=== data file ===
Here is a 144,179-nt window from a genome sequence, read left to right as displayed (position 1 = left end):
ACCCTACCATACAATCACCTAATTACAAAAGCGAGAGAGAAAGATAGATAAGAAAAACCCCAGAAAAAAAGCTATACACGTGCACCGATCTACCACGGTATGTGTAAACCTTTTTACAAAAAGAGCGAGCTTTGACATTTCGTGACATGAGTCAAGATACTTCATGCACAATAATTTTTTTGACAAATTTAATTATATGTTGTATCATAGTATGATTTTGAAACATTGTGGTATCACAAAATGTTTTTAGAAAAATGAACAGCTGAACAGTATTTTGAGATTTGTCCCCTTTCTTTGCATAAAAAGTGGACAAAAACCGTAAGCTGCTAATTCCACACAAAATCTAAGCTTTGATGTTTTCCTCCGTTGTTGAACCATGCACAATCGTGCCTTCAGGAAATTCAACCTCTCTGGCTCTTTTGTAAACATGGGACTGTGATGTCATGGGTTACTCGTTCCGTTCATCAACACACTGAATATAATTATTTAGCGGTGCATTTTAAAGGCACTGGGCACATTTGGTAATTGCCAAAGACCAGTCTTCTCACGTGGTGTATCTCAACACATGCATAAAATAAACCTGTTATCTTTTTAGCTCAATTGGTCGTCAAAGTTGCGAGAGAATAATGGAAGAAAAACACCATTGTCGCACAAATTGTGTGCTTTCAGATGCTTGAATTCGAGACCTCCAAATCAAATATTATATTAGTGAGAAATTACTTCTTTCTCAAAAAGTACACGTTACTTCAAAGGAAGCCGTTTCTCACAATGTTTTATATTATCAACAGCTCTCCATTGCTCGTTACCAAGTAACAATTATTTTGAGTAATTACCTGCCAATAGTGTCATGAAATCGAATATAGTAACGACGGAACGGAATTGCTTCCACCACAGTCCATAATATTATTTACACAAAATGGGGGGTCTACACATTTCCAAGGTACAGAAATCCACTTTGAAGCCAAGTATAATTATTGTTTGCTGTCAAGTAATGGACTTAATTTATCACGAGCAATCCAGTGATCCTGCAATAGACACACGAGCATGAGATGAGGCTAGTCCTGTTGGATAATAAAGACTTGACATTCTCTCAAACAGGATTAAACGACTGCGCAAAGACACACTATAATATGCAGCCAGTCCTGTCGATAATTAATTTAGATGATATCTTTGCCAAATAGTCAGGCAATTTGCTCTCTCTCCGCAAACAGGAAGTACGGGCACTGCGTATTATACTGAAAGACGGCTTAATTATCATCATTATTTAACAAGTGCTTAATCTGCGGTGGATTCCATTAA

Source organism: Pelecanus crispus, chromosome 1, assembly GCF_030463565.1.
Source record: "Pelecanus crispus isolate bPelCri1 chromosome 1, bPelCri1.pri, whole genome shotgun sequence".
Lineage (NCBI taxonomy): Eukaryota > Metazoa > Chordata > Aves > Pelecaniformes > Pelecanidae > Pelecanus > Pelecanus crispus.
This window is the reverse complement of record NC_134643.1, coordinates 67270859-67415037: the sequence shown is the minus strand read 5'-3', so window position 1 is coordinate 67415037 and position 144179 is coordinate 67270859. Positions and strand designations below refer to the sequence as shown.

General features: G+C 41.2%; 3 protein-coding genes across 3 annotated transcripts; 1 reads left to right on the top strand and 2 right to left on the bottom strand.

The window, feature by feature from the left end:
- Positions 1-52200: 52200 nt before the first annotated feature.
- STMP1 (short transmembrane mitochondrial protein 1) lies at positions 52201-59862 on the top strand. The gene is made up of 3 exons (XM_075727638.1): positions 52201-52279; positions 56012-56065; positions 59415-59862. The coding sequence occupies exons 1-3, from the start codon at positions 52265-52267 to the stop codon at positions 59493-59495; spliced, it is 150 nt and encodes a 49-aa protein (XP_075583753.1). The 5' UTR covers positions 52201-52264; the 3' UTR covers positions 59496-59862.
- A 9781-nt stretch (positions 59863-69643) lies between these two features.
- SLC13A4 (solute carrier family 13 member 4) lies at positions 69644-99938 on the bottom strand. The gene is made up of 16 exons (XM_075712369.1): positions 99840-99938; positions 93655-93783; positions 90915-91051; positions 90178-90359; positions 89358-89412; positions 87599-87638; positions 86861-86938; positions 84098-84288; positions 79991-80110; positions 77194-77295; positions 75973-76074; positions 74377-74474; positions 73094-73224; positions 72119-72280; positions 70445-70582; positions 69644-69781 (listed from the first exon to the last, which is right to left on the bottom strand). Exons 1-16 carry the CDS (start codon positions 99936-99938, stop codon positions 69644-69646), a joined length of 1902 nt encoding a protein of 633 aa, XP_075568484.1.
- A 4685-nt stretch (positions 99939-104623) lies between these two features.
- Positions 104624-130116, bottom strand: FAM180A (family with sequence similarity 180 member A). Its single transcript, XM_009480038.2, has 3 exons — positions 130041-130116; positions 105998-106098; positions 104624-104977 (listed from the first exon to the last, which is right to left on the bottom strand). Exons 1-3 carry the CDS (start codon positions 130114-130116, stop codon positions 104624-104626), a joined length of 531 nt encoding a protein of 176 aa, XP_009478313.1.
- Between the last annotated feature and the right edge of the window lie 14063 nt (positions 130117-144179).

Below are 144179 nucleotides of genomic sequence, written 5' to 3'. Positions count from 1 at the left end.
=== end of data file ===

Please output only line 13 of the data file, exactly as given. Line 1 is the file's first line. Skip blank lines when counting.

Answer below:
- A 4685-nt stretch (positions 99939-104623) lies between these two features.